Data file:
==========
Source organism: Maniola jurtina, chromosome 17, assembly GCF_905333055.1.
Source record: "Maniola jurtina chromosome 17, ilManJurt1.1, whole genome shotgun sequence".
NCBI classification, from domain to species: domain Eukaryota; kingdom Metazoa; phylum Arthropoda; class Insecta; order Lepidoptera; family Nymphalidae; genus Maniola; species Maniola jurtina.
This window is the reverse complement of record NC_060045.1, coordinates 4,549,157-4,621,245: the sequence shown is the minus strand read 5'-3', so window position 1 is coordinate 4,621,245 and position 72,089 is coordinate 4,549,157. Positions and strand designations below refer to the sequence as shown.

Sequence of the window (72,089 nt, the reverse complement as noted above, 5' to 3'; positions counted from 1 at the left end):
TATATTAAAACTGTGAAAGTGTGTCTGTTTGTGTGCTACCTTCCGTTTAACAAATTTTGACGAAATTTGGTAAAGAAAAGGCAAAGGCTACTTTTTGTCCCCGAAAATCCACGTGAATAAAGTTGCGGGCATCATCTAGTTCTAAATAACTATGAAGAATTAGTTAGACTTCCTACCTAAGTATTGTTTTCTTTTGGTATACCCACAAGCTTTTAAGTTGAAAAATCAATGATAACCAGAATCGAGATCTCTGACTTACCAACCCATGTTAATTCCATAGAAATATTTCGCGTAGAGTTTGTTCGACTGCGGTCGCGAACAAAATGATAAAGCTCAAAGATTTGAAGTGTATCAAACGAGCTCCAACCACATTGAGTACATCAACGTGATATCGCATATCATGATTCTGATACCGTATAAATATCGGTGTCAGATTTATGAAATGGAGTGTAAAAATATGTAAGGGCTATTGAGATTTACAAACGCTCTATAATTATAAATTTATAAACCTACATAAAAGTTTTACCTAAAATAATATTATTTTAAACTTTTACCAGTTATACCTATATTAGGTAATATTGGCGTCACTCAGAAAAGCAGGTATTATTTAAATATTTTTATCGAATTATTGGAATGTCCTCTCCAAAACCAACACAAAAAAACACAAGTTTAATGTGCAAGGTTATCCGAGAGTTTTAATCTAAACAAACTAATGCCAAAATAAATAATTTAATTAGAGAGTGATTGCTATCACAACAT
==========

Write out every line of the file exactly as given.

Source organism: Maniola jurtina, chromosome 17, assembly GCF_905333055.1.
Source record: "Maniola jurtina chromosome 17, ilManJurt1.1, whole genome shotgun sequence".
NCBI classification, from domain to species: domain Eukaryota; kingdom Metazoa; phylum Arthropoda; class Insecta; order Lepidoptera; family Nymphalidae; genus Maniola; species Maniola jurtina.
This window is the reverse complement of record NC_060045.1, coordinates 4,549,157-4,621,245: the sequence shown is the minus strand read 5'-3', so window position 1 is coordinate 4,621,245 and position 72,089 is coordinate 4,549,157. Positions and strand designations below refer to the sequence as shown.

Sequence of the window (72,089 nt, the reverse complement as noted above, 5' to 3'; positions counted from 1 at the left end):
TATATTAAAACTGTGAAAGTGTGTCTGTTTGTGTGCTACCTTCCGTTTAACAAATTTTGACGAAATTTGGTAAAGAAAAGGCAAAGGCTACTTTTTGTCCCCGAAAATCCACGTGAATAAAGTTGCGGGCATCATCTAGTTCTAAATAACTATGAAGAATTAGTTAGACTTCCTACCTAAGTATTGTTTTCTTTTGGTATACCCACAAGCTTTTAAGTTGAAAAATCAATGATAACCAGAATCGAGATCTCTGACTTACCAACCCATGTTAATTCCATAGAAATATTTCGCGTAGAGTTTGTTCGACTGCGGTCGCGAACAAAATGATAAAGCTCAAAGATTTGAAGTGTATCAAACGAGCTCCAACCACATTGAGTACATCAACGTGATATCGCATATCATGATTCTGATACCGTATAAATATCGGTGTCAGATTTATGAAATGGAGTGTAAAAATATGTAAGGGCTATTGAGATTTACAAACGCTCTATAATTATAAATTTATAAACCTACATAAAAGTTTTACCTAAAATAATATTATTTTAAACTTTTACCAGTTATACCTATATTAGGTAATATTGGCGTCACTCAGAAAAGCAGGTATTATTTAAATATTTTTATCGAATTATTGGAATGTCCTCTCCAAAACCAACACAAAAAAACACAAGTTTAATGTGCAAGGTTATCCGAGAGTTTTAATCTAAACAAACTAATGCCAAAATAAATAATTTAATTAGAGAGTGATTGCTATCACAACAT